Thursday, June 19, 2008

Lack of Separate Claims Examiners for Defense and Coverage Files Held to Warrant Estoppel Defense and Discovery Against CGL Insurer

U.S. Underwriters Ins. Co. v. Ziering
(EDNY, decided 5/28/2008)

Embedded within this discovery dispute decision is what I believe may be an "issue of first impression" or something new in the arena of insurance coverage in New York.

U.S. Underwriters disclaimed coverage to Ziering, its insured, for an underlying property damage suit that alleged damages caused by Ziering's construction activities near the underlying plaintiff's property. Underwriters provided a defense to Ziering in the underlying suit, however, and commenced this action for a judgment declaring that it was not obligated to either defend or indemnify Ziering in the underlying action.

In January 2008, the court granted Ziering's motion for permission to amend its answer to assert an affirmative defense of estoppel, arguing that it had learned that the same Underwriters' claims examiner was controlling both the underlying litigation and this one, to Ziering's harm. Ziering argued that because Underwriters did not erect a screen between those individuals managing Ziering's defense in the state court action and prosecuting Underwriters' claim in this action, Underwriters should be estopped from denying coverage. The court permitted Ziering to amend its answer to assert this defense.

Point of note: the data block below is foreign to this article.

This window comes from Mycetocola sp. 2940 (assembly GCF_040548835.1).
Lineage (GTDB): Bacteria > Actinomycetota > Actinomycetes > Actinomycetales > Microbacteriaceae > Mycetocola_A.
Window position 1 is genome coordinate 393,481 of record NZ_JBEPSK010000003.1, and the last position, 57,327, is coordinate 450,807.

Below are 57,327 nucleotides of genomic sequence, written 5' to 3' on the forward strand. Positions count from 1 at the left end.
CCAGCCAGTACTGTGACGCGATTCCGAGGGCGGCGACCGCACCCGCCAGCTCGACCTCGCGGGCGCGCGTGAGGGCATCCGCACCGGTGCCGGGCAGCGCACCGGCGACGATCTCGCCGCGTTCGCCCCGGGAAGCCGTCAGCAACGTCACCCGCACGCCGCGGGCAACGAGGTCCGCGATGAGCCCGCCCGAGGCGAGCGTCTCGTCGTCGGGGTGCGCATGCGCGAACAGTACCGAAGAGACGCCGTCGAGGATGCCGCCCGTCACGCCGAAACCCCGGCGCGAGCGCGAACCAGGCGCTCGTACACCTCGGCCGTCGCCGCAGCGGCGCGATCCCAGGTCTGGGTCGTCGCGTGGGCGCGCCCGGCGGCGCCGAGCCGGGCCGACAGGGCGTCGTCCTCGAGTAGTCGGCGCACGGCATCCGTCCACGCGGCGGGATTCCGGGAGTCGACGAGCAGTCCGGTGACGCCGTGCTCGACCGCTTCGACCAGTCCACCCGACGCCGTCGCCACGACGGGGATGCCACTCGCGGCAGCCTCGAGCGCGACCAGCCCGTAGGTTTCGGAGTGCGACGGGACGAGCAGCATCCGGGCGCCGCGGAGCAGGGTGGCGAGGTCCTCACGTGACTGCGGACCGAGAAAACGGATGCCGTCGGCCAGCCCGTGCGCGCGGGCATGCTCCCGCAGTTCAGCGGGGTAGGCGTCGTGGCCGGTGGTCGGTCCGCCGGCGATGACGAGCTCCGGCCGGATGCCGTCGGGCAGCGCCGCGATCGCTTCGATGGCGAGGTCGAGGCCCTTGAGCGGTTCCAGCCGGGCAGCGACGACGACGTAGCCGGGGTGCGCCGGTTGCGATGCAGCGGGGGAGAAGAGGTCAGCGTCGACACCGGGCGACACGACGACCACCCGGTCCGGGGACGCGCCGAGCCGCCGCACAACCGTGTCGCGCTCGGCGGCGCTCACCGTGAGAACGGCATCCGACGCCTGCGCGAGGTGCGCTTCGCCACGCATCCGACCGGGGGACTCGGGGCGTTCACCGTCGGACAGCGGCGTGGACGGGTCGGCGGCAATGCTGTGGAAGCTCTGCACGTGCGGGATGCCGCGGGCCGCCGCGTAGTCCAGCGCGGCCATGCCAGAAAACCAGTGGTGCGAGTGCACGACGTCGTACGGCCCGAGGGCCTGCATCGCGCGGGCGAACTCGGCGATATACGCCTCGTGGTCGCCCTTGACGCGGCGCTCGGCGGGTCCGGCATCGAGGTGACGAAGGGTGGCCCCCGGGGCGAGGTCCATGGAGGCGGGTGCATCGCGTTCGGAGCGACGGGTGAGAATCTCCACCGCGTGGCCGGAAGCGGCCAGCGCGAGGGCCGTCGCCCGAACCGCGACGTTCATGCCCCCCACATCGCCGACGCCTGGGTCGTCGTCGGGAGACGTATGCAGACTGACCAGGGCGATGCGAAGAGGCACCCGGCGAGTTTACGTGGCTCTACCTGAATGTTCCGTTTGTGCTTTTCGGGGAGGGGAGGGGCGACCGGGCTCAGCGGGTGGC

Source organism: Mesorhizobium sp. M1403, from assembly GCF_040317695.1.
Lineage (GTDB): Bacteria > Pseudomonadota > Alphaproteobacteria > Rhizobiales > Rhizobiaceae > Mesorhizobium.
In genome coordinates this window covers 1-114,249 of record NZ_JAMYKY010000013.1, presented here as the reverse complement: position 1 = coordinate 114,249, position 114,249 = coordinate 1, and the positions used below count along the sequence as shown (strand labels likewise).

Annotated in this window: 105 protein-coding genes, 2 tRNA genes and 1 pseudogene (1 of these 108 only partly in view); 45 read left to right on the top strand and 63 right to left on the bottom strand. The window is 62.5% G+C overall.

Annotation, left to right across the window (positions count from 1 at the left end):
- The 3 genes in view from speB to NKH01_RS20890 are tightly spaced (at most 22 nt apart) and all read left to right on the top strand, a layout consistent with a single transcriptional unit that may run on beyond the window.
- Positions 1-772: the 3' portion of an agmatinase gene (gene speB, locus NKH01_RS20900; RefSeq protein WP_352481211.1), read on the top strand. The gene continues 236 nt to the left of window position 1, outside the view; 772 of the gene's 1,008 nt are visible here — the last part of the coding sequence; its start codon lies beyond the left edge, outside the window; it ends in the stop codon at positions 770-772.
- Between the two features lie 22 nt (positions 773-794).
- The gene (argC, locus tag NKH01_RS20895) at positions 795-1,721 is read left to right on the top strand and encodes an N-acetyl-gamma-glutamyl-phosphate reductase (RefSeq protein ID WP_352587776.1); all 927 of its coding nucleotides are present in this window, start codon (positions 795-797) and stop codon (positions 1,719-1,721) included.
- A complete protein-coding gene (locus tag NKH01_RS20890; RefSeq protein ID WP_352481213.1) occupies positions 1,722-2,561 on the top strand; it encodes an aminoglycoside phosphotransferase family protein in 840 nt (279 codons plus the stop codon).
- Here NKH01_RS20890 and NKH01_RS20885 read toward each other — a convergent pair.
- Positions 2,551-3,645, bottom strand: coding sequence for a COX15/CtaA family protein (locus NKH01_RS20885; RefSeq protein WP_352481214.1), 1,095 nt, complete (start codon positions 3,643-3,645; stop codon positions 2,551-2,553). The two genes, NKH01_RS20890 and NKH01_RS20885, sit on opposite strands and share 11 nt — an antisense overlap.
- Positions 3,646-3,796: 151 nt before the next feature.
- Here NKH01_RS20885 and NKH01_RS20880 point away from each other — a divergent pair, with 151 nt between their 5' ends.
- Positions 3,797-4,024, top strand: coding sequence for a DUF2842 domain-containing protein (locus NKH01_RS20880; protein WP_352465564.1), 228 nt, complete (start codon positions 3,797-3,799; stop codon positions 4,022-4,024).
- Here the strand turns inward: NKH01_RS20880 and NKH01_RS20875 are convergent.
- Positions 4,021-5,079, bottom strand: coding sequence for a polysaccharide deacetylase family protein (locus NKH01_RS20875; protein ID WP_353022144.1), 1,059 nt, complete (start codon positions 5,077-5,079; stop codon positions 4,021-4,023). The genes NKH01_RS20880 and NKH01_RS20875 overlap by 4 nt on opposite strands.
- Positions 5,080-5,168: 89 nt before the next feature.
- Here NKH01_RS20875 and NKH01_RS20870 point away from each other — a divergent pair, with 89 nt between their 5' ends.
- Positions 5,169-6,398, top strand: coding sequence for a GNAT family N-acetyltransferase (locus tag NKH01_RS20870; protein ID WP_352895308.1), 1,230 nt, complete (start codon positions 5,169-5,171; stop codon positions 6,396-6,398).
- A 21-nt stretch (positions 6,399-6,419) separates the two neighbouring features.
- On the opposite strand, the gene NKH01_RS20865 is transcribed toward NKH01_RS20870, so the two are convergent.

Following that amendment, Ziering served discovery demands for: (1) Underwriters' litigation guidelines, manuals, etc.; (2) reports, correspondence, etc. from underlying counsel to Underwriters relating to the underlying property damage action; (3) reports, etc. from Underwriters to underlying counsel relating to the underlying property damage action; and (4) copies of relevant investigation reports. Underwriters objected to the demands as vague, overbroad, burdensome, irrelevant and improper, and as protected from discovery on privilege grounds. Ziering moved to compel responses.

In opposing that motion, Underwriters asserted that Ziering's real position is a claim that "no court has previously found to exist, namely, a purported failure to assign separate claims examiners for the coverage and defense aspects of the same claim file matter." Underwriters argued that such a claim is more akin to one for legal malpractice than to a true estoppel claim. The court, however, noted that "[w]hile the letter referenced by Underwriters' clearly states that it will provide Ziering with a defense in the Davis action "without waiving any of the grounds for disclaimer" set forth in the letter, it is far from clear that an estoppel defense can arise only when disclaimer is waived, as Underwriters claims."

In support of its motion, Ziering argued that Underwriters' articulation of the estoppel defense was entirely different from the actual defense Ziering was asserting. Ziering argued that it was not asserting that Underwriters had waived its right to disclaim coverage; instead, it sought to estop Underwriters from denying coverage because it allegedly "failed to, in good faith, properly consider, investigate and assess the claims against its insured when it provided a defense" in the Davis action. Ziering further contended that a liability insurer's duty to defend must be fulfilled, and is not satisfied merely by designating independent counsel. Thus, Ziering concluded, the internal claims procedure materials and written communications between Underwriters and underlying retained defense counsel were relevant to the estoppel defense because they pertained not to any malpractice claim, but to a breach of Underwriters' duty owed to its insured in providing a defense.